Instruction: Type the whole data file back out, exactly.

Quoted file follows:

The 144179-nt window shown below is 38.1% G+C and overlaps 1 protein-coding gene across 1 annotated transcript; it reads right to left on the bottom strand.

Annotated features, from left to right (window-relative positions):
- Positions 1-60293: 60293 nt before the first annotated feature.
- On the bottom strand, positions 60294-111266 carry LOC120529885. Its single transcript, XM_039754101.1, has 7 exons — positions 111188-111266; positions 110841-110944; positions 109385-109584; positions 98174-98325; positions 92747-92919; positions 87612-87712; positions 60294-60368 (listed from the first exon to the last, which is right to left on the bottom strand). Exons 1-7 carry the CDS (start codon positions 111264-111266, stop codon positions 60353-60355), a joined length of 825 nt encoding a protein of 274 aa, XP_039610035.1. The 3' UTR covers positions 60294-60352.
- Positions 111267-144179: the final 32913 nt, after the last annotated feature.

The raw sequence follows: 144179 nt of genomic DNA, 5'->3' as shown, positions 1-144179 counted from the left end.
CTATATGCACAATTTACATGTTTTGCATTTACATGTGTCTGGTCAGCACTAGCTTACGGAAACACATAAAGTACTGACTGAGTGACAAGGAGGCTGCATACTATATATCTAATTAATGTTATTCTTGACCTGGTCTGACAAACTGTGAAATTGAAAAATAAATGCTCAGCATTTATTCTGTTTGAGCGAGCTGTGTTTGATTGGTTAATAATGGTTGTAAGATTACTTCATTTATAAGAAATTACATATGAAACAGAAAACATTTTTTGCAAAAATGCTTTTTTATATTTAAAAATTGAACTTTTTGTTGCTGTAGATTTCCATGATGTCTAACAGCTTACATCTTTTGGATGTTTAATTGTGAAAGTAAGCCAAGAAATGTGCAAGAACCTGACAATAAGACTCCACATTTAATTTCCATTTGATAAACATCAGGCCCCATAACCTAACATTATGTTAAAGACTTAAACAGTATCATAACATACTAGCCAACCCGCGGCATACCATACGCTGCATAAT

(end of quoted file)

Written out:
The 144179-nt window shown below is 38.1% G+C and overlaps 1 protein-coding gene across 1 annotated transcript; it reads right to left on the bottom strand.

Annotated features, from left to right (window-relative positions):
- Positions 1-60293: 60293 nt before the first annotated feature.
- On the bottom strand, positions 60294-111266 carry LOC120529885. Its single transcript, XM_039754101.1, has 7 exons — positions 111188-111266; positions 110841-110944; positions 109385-109584; positions 98174-98325; positions 92747-92919; positions 87612-87712; positions 60294-60368 (listed from the first exon to the last, which is right to left on the bottom strand). Exons 1-7 carry the CDS (start codon positions 111264-111266, stop codon positions 60353-60355), a joined length of 825 nt encoding a protein of 274 aa, XP_039610035.1. The 3' UTR covers positions 60294-60352.
- Positions 111267-144179: the final 32913 nt, after the last annotated feature.

The raw sequence follows: 144179 nt of genomic DNA, 5'->3' as shown, positions 1-144179 counted from the left end.
CTATATGCACAATTTACATGTTTTGCATTTACATGTGTCTGGTCAGCACTAGCTTACGGAAACACATAAAGTACTGACTGAGTGACAAGGAGGCTGCATACTATATATCTAATTAATGTTATTCTTGACCTGGTCTGACAAACTGTGAAATTGAAAAATAAATGCTCAGCATTTATTCTGTTTGAGCGAGCTGTGTTTGATTGGTTAATAATGGTTGTAAGATTACTTCATTTATAAGAAATTACATATGAAACAGAAAACATTTTTTGCAAAAATGCTTTTTTATATTTAAAAATTGAACTTTTTGTTGCTGTAGATTTCCATGATGTCTAACAGCTTACATCTTTTGGATGTTTAATTGTGAAAGTAAGCCAAGAAATGTGCAAGAACCTGACAATAAGACTCCACATTTAATTTCCATTTGATAAACATCAGGCCCCATAACCTAACATTATGTTAAAGACTTAAACAGTATCATAACATACTAGCCAACCCGCGGCATACCATACGCTGCATAAT